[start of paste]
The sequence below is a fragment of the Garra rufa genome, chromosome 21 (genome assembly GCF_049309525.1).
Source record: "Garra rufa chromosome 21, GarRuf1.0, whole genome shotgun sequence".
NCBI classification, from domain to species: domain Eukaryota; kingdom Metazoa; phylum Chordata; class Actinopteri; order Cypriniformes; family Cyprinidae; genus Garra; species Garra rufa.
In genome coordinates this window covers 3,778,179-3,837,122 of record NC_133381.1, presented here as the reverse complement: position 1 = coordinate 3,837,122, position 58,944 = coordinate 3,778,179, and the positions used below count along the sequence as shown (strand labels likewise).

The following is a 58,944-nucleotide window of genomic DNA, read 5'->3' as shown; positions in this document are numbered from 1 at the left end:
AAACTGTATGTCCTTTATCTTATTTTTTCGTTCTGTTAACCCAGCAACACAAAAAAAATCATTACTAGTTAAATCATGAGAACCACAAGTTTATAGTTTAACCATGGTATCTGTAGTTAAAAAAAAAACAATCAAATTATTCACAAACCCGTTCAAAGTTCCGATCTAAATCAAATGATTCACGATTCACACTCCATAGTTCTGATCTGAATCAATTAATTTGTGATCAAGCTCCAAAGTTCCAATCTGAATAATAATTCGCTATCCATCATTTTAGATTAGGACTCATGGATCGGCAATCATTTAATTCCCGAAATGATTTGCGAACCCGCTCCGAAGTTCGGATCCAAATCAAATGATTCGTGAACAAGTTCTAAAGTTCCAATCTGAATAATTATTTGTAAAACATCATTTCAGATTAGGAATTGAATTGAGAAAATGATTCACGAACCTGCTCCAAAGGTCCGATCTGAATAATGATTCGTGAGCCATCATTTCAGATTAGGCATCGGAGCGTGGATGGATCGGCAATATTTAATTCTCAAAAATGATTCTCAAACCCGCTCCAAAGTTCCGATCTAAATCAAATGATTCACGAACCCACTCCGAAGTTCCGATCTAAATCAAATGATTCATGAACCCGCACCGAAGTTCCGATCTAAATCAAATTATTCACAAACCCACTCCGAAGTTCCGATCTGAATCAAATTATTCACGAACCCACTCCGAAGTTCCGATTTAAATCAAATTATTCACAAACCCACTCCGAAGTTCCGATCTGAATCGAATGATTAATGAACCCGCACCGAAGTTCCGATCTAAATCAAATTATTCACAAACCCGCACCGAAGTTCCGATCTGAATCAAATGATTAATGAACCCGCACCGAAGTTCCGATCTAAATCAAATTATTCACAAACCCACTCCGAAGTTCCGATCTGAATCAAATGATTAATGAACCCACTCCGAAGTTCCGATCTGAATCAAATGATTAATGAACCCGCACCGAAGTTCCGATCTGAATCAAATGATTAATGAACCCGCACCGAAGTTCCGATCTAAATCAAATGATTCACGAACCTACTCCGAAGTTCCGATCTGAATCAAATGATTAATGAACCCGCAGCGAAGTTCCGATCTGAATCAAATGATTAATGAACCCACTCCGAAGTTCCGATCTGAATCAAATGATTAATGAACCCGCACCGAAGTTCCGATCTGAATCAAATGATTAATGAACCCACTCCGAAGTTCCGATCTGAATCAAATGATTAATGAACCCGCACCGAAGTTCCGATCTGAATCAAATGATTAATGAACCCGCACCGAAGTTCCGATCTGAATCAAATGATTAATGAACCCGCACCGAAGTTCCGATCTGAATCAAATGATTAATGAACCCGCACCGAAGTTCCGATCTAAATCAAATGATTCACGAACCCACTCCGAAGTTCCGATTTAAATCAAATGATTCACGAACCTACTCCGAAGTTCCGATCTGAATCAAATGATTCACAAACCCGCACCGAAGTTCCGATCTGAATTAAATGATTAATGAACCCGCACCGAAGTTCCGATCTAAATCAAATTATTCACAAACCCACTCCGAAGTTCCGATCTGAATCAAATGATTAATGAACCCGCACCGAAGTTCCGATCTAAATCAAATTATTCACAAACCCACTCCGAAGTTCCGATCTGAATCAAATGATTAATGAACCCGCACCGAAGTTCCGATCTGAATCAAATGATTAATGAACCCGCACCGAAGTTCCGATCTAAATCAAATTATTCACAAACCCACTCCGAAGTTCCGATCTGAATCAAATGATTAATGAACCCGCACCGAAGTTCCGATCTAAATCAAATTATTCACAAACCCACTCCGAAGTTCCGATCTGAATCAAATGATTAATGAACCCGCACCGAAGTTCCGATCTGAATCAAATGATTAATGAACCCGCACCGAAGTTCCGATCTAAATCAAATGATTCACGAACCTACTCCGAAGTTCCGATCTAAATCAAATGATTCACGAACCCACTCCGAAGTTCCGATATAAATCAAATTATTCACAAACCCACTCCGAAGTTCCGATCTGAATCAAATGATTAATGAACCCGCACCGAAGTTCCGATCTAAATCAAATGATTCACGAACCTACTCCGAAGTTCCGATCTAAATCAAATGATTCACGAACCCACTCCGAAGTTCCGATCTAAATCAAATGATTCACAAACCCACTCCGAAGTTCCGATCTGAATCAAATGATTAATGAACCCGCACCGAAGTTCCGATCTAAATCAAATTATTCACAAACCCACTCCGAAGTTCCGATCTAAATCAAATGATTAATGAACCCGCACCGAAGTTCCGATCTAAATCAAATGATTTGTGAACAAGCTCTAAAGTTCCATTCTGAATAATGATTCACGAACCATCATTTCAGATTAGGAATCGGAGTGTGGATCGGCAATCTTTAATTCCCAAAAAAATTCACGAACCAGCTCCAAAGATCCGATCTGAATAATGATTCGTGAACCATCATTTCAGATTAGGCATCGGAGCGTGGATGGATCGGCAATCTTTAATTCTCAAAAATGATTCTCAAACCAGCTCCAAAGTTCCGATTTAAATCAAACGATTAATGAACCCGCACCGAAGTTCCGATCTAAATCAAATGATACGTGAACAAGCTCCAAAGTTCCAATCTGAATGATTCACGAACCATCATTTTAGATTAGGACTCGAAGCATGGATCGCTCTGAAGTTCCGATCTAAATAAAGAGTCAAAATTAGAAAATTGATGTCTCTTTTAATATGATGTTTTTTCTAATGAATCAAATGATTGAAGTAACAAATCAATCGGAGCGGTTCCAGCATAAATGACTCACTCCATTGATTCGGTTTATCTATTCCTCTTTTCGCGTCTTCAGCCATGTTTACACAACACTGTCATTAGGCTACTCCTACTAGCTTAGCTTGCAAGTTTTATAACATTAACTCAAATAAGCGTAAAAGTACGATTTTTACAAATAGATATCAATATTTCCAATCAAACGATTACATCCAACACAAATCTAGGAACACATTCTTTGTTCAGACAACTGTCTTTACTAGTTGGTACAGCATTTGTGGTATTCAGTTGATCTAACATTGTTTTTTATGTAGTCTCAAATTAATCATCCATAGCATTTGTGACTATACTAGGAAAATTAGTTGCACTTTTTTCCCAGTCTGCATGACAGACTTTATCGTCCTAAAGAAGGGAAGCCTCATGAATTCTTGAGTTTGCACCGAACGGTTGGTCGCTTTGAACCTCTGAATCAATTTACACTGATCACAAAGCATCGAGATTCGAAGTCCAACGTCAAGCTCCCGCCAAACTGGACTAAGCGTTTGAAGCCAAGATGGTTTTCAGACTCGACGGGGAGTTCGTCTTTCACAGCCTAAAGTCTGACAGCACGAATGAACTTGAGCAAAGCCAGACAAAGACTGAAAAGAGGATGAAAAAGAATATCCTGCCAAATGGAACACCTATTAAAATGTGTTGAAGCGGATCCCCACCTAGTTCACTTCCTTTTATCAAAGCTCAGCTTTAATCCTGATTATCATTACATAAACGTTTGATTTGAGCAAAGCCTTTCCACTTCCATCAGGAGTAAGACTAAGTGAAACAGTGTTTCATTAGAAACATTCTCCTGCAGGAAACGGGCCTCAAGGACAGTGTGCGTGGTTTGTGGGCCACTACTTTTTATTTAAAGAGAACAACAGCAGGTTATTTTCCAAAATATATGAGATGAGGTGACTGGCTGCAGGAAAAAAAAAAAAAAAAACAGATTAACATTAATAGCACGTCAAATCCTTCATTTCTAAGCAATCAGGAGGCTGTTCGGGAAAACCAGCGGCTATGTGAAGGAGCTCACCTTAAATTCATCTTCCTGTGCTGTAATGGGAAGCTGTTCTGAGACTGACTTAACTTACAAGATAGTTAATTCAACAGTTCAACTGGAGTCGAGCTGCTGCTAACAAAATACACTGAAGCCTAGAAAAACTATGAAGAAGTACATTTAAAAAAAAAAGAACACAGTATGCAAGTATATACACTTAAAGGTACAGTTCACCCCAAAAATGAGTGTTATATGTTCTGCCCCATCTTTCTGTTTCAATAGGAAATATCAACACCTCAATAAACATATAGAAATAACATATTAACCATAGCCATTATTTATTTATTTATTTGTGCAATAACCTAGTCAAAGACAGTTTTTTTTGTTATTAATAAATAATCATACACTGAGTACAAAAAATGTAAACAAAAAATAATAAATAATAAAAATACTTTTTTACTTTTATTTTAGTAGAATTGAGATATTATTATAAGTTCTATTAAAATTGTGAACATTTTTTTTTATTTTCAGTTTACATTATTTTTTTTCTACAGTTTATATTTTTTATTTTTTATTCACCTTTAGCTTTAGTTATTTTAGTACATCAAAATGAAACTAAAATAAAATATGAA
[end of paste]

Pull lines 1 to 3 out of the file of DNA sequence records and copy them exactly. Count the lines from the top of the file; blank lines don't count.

The sequence below is a fragment of the Garra rufa genome, chromosome 21 (genome assembly GCF_049309525.1).
Source record: "Garra rufa chromosome 21, GarRuf1.0, whole genome shotgun sequence".
NCBI classification, from domain to species: domain Eukaryota; kingdom Metazoa; phylum Chordata; class Actinopteri; order Cypriniformes; family Cyprinidae; genus Garra; species Garra rufa.